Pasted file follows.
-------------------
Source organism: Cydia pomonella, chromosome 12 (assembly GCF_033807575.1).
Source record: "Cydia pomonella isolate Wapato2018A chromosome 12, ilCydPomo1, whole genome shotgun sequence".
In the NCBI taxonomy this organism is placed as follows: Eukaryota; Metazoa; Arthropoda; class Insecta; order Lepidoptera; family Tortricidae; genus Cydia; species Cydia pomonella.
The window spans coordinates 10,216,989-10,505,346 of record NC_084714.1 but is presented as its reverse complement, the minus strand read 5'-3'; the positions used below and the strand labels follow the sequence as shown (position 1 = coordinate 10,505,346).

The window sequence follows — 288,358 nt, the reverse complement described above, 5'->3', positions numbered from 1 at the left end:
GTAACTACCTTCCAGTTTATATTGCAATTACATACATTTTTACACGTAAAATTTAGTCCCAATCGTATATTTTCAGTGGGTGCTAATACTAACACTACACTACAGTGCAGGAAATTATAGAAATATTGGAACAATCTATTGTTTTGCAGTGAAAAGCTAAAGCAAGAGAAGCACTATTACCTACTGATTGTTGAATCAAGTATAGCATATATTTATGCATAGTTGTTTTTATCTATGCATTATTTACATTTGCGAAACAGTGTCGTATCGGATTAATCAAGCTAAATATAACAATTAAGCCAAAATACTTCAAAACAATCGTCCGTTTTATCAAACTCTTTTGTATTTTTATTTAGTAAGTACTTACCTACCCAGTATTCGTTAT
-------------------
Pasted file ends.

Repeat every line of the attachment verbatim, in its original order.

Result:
Source organism: Cydia pomonella, chromosome 12 (assembly GCF_033807575.1).
Source record: "Cydia pomonella isolate Wapato2018A chromosome 12, ilCydPomo1, whole genome shotgun sequence".
In the NCBI taxonomy this organism is placed as follows: Eukaryota; Metazoa; Arthropoda; class Insecta; order Lepidoptera; family Tortricidae; genus Cydia; species Cydia pomonella.
The window spans coordinates 10,216,989-10,505,346 of record NC_084714.1 but is presented as its reverse complement, the minus strand read 5'-3'; the positions used below and the strand labels follow the sequence as shown (position 1 = coordinate 10,505,346).

The window sequence follows — 288,358 nt, the reverse complement described above, 5'->3', positions numbered from 1 at the left end:
GTAACTACCTTCCAGTTTATATTGCAATTACATACATTTTTACACGTAAAATTTAGTCCCAATCGTATATTTTCAGTGGGTGCTAATACTAACACTACACTACAGTGCAGGAAATTATAGAAATATTGGAACAATCTATTGTTTTGCAGTGAAAAGCTAAAGCAAGAGAAGCACTATTACCTACTGATTGTTGAATCAAGTATAGCATATATTTATGCATAGTTGTTTTTATCTATGCATTATTTACATTTGCGAAACAGTGTCGTATCGGATTAATCAAGCTAAATATAACAATTAAGCCAAAATACTTCAAAACAATCGTCCGTTTTATCAAACTCTTTTGTATTTTTATTTAGTAAGTACTTACCTACCCAGTATTCGTTAT